I was among the lucky music fans at the first Lockn’ Festival last year. When we heard the first announcement of the lineup for this new music festival in Arrington, Va, (near home) in spring 2013, my wife and I bought tickets. As the lineup filled out, we felt we’d hit the lottery! Neil Young and Crazy Horse, Furthur, John Fogerty, Jorma Kaukonen, Widespread Panic, String Cheese Incident, Gov’t Mule, Trey Anastasio, Tedeschi Trucks, The Black Crowes, Zac Brown, and on and on – Amazing!
We went into Lockn’ 1 expecting to have a great time and we did! Yes, they had a few problems, as can be expected with any first time event. Early on, the name changed a couple of times, morphing from the “Interlocken Music Festival” to “Lockn’” without explanation less than a month before the event. This led to a good bit of confusion for some fans, but in the end didn’t have much effect on the festival, although it must have played havoc with the festival merchandise. Then, just before the event, headliner Neil Young cancelled because of an injury to Poncho Sampedro, Crazy Horse’s guitarist (although Peggy, Neil’s wife, and her band, the Survivors, appeared, as scheduled, and were great.)
There was also a first day parking/security fiasco, which was a perfect storm of a hot day, long lines to enter the property and chaos when many volunteers walked away and left the traffic and parking in a state of anarchy. I don’t know for certain what happened that first day, and the festival wasn’t particularly informative about it, but here’s what I saw from my limited perspective:
With music scheduled to start at noon on Day One, we left home in time to arrive at the festival site at around 9am. When we arrived, the line to enter the festival site was about 5 miles long, and it quickly got much longer. It took us about 2 hours to enter the parking/security area, where we found only one forlorn fellow trying to direct traffic. He directed us to some long lines of cars and we complied, but my wife quickly figured out he had directed us to the camping security lines (we only wanted day parking). We were able to get the couple of cars behind us to let us out of the line and we quickly drove to the far opposite end of the field and parked near the exit road. Several other cars followed us (one left us a note thanking us for saving the day!). We walked through the bizarre scene to the day gate and waited another hour or so before things got organized enough to open the site. We saw lots of disorganization, some overheated cars, and lots of overheated customers stranded in the hot sun and blocked by other cars from any escape. Despite the frustration, everyone was peaceful, if not calm.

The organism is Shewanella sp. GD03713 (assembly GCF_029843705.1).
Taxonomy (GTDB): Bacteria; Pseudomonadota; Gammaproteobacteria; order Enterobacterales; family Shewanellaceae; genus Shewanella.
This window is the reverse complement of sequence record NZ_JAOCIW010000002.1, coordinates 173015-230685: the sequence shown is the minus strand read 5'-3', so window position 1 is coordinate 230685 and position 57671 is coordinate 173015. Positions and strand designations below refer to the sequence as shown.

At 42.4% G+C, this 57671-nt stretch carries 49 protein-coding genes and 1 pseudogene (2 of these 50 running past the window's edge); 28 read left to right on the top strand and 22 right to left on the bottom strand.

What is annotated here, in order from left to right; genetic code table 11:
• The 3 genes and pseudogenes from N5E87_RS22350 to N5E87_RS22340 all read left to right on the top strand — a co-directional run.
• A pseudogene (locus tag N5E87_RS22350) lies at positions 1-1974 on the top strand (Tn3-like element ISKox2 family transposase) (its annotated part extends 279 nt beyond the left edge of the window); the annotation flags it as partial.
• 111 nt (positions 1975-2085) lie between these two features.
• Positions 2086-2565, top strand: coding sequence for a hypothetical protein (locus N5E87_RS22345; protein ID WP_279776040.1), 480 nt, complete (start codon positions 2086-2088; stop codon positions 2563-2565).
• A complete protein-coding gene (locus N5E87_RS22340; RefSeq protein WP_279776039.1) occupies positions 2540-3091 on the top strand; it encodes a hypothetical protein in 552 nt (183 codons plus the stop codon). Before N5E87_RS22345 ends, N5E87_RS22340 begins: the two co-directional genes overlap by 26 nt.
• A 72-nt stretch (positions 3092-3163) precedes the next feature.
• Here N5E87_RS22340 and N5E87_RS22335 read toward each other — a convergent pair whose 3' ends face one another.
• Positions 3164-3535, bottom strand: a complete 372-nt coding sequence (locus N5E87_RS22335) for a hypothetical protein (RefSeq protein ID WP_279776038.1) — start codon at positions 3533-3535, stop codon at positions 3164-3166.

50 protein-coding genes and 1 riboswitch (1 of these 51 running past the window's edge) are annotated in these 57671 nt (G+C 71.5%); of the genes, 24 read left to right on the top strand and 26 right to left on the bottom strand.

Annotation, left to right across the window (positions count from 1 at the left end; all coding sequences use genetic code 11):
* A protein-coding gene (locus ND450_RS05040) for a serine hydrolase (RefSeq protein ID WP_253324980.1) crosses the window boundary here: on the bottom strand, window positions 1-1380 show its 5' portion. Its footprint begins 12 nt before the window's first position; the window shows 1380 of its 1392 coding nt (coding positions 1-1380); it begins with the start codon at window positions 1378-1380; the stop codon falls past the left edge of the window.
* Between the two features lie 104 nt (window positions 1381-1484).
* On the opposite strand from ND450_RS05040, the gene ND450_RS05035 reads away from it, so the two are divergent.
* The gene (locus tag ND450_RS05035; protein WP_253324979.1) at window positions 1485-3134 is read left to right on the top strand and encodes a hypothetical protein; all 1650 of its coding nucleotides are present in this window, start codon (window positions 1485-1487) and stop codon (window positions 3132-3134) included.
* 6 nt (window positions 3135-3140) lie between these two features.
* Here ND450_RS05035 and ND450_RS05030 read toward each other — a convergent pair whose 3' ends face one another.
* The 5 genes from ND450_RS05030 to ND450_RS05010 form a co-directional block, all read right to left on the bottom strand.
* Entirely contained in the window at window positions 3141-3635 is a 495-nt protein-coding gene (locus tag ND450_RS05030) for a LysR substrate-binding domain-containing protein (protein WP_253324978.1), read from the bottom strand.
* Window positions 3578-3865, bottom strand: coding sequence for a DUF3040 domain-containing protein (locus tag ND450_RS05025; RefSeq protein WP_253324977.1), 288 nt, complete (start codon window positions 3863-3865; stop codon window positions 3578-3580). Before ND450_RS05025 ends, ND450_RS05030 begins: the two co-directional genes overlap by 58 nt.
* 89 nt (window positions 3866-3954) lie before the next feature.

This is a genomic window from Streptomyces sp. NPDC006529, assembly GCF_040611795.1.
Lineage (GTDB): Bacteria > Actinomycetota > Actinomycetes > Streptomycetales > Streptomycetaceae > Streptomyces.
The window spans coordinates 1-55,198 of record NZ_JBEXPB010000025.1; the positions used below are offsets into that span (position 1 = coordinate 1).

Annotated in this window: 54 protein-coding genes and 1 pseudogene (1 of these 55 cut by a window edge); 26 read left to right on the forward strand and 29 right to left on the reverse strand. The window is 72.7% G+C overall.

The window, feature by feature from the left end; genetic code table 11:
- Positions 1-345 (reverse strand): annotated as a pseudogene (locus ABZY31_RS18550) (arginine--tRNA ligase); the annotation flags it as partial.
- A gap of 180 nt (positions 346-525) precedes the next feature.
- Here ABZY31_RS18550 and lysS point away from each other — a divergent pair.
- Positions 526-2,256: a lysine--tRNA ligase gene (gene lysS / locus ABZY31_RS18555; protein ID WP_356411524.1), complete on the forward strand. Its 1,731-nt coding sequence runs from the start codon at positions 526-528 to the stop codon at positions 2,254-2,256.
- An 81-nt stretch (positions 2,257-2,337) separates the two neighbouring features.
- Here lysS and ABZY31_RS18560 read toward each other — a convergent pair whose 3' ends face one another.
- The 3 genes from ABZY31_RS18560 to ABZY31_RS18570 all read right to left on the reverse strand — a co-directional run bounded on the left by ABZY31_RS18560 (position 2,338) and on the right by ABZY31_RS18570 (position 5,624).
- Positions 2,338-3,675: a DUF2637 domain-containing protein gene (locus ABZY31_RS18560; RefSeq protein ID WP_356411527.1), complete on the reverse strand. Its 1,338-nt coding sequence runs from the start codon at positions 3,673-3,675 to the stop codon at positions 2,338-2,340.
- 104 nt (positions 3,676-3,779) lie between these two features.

We heard later that many campers did not get into the site until very late afternoon and lots of people were upset. There was lots of chatter on the internet about this if you are interested, but in the end the festival was SO GOOD that I doubt many fans had their overall experience ruined by the first day problems. From what I saw, the festival organizers reacted quickly and decisively (and at significant expense) to the problems, bringing in professional security people to replace the missing volunteers and correcting the problems efficiently. I don’t think anyone should let the “bad press” relating to these first day problems deter them from going to this year’s festival. I will be very surprised if last year’s problems aren’t sorted out this time.
As for the festival itself, the lasting memory is that it was one of the best I have ever attended. The music was amazing, with all those great bands doing full sets, back to back on adjoining stages. There were innovative combinations, like John Fogerty doing a set with Widespread Panic, and Zac Brown joining String Cheese for a “Zac Brown Incident” set, and there were dream jams, with Trey, Derek Trucks and Susan Tedeschi sitting in with Furthur, Grace Potter joining Warren Haynes fronting Gov’t Mule, Derek playing duets and trading solos with Jimmy Herring during a Panic set, and much more. The staging and the sound system were first rate and the crowd was great – a peaceful and energetic combination of young, old and in between, all floating on the amazing sounds, the beautiful weather and the gorgeous scenery (no comment as to what else they might have been floating on). You can’t ask for much more than that. All in all, Lockn’ 1 was a big success from my perspective and what I saw last year has me really excited about Lockn’ 2.